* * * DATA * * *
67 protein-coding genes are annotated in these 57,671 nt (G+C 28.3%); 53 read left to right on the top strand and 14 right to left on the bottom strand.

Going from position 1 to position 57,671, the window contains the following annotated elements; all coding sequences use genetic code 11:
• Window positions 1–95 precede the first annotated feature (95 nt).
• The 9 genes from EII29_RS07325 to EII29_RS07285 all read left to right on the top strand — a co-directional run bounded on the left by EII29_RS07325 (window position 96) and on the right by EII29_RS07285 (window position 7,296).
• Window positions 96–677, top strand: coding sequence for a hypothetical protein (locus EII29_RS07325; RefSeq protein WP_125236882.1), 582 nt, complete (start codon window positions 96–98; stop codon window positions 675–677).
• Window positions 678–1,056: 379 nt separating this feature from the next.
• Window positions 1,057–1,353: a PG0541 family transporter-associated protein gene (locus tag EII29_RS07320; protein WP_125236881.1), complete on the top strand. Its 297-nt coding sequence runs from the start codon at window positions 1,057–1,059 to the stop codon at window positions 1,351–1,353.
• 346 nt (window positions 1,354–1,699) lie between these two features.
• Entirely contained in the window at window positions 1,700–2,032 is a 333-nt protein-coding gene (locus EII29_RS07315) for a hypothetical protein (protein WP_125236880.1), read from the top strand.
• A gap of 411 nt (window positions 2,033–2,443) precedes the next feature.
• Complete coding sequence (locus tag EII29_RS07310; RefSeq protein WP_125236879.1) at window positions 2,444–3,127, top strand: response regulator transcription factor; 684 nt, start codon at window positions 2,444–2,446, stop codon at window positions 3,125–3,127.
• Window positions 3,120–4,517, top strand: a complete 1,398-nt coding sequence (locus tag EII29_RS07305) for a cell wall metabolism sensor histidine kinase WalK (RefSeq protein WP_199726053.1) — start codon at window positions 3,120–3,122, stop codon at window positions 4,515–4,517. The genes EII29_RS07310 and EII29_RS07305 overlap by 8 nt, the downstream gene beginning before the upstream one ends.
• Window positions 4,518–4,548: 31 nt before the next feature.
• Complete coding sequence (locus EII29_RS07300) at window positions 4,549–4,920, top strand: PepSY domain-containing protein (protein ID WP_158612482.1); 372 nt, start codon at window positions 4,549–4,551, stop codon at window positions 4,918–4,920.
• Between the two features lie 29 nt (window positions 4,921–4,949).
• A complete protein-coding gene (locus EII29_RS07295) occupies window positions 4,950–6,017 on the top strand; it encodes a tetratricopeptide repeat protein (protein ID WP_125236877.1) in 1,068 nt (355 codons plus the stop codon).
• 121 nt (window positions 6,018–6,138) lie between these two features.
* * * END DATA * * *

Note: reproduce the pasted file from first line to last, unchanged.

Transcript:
67 protein-coding genes are annotated in these 57,671 nt (G+C 28.3%); 53 read left to right on the top strand and 14 right to left on the bottom strand.

Going from position 1 to position 57,671, the window contains the following annotated elements; all coding sequences use genetic code 11:
• Window positions 1–95 precede the first annotated feature (95 nt).
• The 9 genes from EII29_RS07325 to EII29_RS07285 all read left to right on the top strand — a co-directional run bounded on the left by EII29_RS07325 (window position 96) and on the right by EII29_RS07285 (window position 7,296).
• Window positions 96–677, top strand: coding sequence for a hypothetical protein (locus EII29_RS07325; RefSeq protein WP_125236882.1), 582 nt, complete (start codon window positions 96–98; stop codon window positions 675–677).
• Window positions 678–1,056: 379 nt separating this feature from the next.
• Window positions 1,057–1,353: a PG0541 family transporter-associated protein gene (locus tag EII29_RS07320; protein WP_125236881.1), complete on the top strand. Its 297-nt coding sequence runs from the start codon at window positions 1,057–1,059 to the stop codon at window positions 1,351–1,353.
• 346 nt (window positions 1,354–1,699) lie between these two features.
• Entirely contained in the window at window positions 1,700–2,032 is a 333-nt protein-coding gene (locus EII29_RS07315) for a hypothetical protein (protein WP_125236880.1), read from the top strand.
• A gap of 411 nt (window positions 2,033–2,443) precedes the next feature.
• Complete coding sequence (locus tag EII29_RS07310; RefSeq protein WP_125236879.1) at window positions 2,444–3,127, top strand: response regulator transcription factor; 684 nt, start codon at window positions 2,444–2,446, stop codon at window positions 3,125–3,127.
• Window positions 3,120–4,517, top strand: a complete 1,398-nt coding sequence (locus tag EII29_RS07305) for a cell wall metabolism sensor histidine kinase WalK (RefSeq protein WP_199726053.1) — start codon at window positions 3,120–3,122, stop codon at window positions 4,515–4,517. The genes EII29_RS07310 and EII29_RS07305 overlap by 8 nt, the downstream gene beginning before the upstream one ends.
• Window positions 4,518–4,548: 31 nt before the next feature.
• Complete coding sequence (locus EII29_RS07300) at window positions 4,549–4,920, top strand: PepSY domain-containing protein (protein ID WP_158612482.1); 372 nt, start codon at window positions 4,549–4,551, stop codon at window positions 4,918–4,920.
• Between the two features lie 29 nt (window positions 4,921–4,949).
• A complete protein-coding gene (locus EII29_RS07295) occupies window positions 4,950–6,017 on the top strand; it encodes a tetratricopeptide repeat protein (protein ID WP_125236877.1) in 1,068 nt (355 codons plus the stop codon).
• 121 nt (window positions 6,018–6,138) lie between these two features.